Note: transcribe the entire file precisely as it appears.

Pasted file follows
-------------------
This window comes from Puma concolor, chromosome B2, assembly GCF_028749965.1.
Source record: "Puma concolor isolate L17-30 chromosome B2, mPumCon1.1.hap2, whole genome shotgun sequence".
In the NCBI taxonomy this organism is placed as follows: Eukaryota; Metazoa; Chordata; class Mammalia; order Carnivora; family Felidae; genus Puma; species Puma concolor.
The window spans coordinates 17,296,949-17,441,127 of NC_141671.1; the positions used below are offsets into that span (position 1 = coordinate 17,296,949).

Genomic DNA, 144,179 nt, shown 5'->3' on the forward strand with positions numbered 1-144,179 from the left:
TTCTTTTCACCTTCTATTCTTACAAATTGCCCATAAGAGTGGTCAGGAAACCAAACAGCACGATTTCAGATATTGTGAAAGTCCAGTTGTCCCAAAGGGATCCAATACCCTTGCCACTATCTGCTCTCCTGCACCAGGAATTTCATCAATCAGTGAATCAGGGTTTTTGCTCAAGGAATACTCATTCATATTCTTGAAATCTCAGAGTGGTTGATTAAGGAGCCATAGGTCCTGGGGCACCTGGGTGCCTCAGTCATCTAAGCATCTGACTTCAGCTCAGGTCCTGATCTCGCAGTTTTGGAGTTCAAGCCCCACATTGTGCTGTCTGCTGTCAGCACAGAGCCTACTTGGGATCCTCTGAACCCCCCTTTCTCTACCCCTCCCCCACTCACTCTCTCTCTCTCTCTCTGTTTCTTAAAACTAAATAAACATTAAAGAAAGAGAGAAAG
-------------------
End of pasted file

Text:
This window comes from Puma concolor, chromosome B2, assembly GCF_028749965.1.
Source record: "Puma concolor isolate L17-30 chromosome B2, mPumCon1.1.hap2, whole genome shotgun sequence".
In the NCBI taxonomy this organism is placed as follows: Eukaryota; Metazoa; Chordata; class Mammalia; order Carnivora; family Felidae; genus Puma; species Puma concolor.
The window spans coordinates 17,296,949-17,441,127 of NC_141671.1; the positions used below are offsets into that span (position 1 = coordinate 17,296,949).

Genomic DNA, 144,179 nt, shown 5'->3' on the forward strand with positions numbered 1-144,179 from the left:
TTCTTTTCACCTTCTATTCTTACAAATTGCCCATAAGAGTGGTCAGGAAACCAAACAGCACGATTTCAGATATTGTGAAAGTCCAGTTGTCCCAAAGGGATCCAATACCCTTGCCACTATCTGCTCTCCTGCACCAGGAATTTCATCAATCAGTGAATCAGGGTTTTTGCTCAAGGAATACTCATTCATATTCTTGAAATCTCAGAGTGGTTGATTAAGGAGCCATAGGTCCTGGGGCACCTGGGTGCCTCAGTCATCTAAGCATCTGACTTCAGCTCAGGTCCTGATCTCGCAGTTTTGGAGTTCAAGCCCCACATTGTGCTGTCTGCTGTCAGCACAGAGCCTACTTGGGATCCTCTGAACCCCCCTTTCTCTACCCCTCCCCCACTCACTCTCTCTCTCTCTCTCTGTTTCTTAAAACTAAATAAACATTAAAGAAAGAGAGAAAG